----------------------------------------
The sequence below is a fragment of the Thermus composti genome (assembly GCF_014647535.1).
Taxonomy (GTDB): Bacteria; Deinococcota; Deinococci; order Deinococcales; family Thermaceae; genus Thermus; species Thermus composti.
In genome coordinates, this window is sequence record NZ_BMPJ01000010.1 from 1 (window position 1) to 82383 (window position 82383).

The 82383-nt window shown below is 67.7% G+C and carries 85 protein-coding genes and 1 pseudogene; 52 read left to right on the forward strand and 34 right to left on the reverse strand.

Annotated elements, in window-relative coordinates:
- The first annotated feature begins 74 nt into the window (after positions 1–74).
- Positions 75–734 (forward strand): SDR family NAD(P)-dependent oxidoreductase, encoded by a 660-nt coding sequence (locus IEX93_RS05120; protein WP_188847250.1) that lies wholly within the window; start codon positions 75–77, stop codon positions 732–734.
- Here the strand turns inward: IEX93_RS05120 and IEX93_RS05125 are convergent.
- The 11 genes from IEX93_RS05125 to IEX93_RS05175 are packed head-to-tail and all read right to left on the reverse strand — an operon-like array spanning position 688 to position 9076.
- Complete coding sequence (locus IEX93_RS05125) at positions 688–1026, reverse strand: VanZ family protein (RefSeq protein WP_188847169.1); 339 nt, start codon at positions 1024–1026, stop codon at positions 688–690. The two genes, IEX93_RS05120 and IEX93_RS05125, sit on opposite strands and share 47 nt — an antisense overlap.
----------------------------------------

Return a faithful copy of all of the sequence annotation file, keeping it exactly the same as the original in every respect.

The sequence below is a fragment of the Thermus composti genome (assembly GCF_014647535.1).
Taxonomy (GTDB): Bacteria; Deinococcota; Deinococci; order Deinococcales; family Thermaceae; genus Thermus; species Thermus composti.
In genome coordinates, this window is sequence record NZ_BMPJ01000010.1 from 1 (window position 1) to 82383 (window position 82383).

The 82383-nt window shown below is 67.7% G+C and carries 85 protein-coding genes and 1 pseudogene; 52 read left to right on the forward strand and 34 right to left on the reverse strand.

Annotated elements, in window-relative coordinates:
- The first annotated feature begins 74 nt into the window (after positions 1–74).
- Positions 75–734 (forward strand): SDR family NAD(P)-dependent oxidoreductase, encoded by a 660-nt coding sequence (locus IEX93_RS05120; protein WP_188847250.1) that lies wholly within the window; start codon positions 75–77, stop codon positions 732–734.
- Here the strand turns inward: IEX93_RS05120 and IEX93_RS05125 are convergent.
- The 11 genes from IEX93_RS05125 to IEX93_RS05175 are packed head-to-tail and all read right to left on the reverse strand — an operon-like array spanning position 688 to position 9076.
- Complete coding sequence (locus IEX93_RS05125) at positions 688–1026, reverse strand: VanZ family protein (RefSeq protein WP_188847169.1); 339 nt, start codon at positions 1024–1026, stop codon at positions 688–690. The two genes, IEX93_RS05120 and IEX93_RS05125, sit on opposite strands and share 47 nt — an antisense overlap.